How the Mighty (Economies) Have Fallen

Three of the world’s most important and, in the past, strongest economies -- Spain, United Kingdom, Japan -- continue to deal with various kinds of threats to their economic stability as all were reminded this week.

The headline-grabber of the bunch is Spain newly escalated bond and banking concerns as its credit rating was lowered to a level just above “junk” by one of the big-three, U.S.-based ratings agencies. Standard & Poor’s (S&P) hit the economically wobbling nation, long a European Union top four economy, with a downgrade of its long-term sovereign credit rating to 'BBB-' from 'BBB+'. It’s not a surprise given Spain’s struggles – deepening recession, rising unemployment and social discontent, banking capitalization levels, credit availability and, “the lack of a clear direction in euro zone policy.”

It would be an exaggeration to say conditions are as grim in the U.K., but it took a shot of its on this week when its Office for National Statistics (ONS) noted that its trade gap more than doubled to a level of £4.2 billion in August from the previous month. That marks the second-largest trade deficit since the U.K. started tracking such measures. But, unlike so many reports of the recent past, the ONS is not hanging its problems primarily n the struggles in the European Union. Rather, ONS noted that a global drop in demand for products manufactured in the U.K. While different, that’s far from comforting.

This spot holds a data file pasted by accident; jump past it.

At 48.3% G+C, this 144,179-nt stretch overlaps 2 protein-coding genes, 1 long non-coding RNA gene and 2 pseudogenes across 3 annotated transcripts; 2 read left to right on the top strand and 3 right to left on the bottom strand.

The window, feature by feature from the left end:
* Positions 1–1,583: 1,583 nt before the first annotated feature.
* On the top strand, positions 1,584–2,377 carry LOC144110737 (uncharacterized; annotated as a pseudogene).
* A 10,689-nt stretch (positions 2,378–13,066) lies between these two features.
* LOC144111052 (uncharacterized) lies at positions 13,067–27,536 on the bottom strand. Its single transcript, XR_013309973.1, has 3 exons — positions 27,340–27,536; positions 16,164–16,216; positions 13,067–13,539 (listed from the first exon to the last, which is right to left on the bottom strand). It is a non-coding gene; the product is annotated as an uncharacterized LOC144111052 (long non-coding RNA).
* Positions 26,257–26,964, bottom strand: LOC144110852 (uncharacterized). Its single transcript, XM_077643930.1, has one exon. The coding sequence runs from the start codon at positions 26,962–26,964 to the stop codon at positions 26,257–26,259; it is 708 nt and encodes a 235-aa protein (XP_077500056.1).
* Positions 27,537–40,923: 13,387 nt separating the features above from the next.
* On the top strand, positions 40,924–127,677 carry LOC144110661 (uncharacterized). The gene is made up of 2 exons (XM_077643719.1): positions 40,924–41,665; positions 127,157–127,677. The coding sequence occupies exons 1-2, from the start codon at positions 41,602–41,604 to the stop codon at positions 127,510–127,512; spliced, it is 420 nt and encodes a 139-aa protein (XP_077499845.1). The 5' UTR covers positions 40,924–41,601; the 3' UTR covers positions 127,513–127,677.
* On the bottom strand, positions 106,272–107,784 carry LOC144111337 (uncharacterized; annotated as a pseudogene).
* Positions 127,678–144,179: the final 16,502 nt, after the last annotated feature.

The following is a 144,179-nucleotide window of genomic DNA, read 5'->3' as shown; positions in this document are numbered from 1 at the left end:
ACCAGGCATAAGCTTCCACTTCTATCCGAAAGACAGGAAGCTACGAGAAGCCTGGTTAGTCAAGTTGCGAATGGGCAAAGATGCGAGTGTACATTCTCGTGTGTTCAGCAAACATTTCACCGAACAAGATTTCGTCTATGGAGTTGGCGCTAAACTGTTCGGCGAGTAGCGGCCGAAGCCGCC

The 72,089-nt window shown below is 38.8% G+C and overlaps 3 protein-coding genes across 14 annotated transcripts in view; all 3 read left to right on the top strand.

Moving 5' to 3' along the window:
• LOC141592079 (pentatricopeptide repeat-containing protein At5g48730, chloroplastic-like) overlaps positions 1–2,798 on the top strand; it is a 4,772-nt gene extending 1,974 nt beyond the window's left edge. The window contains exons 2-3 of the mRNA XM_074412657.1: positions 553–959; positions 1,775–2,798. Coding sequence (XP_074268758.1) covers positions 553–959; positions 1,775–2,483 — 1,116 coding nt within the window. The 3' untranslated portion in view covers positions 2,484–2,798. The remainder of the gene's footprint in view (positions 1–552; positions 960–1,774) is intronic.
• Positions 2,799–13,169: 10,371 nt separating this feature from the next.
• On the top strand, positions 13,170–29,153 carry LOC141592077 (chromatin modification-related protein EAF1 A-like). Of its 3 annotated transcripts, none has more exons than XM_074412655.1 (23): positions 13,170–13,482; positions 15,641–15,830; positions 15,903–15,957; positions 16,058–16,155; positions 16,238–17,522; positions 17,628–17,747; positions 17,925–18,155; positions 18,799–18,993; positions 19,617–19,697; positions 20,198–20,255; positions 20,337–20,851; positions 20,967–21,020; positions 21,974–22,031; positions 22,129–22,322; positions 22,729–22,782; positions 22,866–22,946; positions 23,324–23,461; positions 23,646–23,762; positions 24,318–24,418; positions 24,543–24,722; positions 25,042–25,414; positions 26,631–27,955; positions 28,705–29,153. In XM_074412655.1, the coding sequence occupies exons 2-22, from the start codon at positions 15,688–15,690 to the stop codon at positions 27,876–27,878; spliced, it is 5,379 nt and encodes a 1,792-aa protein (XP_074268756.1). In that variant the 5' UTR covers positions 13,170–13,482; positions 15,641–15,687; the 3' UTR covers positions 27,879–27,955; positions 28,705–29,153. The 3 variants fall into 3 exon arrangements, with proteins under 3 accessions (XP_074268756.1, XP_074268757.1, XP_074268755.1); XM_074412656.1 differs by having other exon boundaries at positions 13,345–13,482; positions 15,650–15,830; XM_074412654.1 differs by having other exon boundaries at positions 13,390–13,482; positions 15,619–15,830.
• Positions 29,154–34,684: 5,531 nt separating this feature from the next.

Meanwhile, the International Monetary Fund (IMF) reminded that the surprisingly strong economic performance of the last year in Japan has been more smoke-and-mirrors than substance. IMF noted that growth has been almost entirely tied to disaster rebuilding, which it believes almost sure to cease soon. There’s also the increasing problem of an overly strong yen, a drag on trade there, because of flight from investors away from the euro.

In addition, some at the IMF believe the escalation of government bond holdings on the part of banks in Japan could prove dangerous in regards to interest rates and inflation should there be another aggressive downturn there, a scenario that would be far from shocking.

-Brian Shappell, CBA, NACM staff writer

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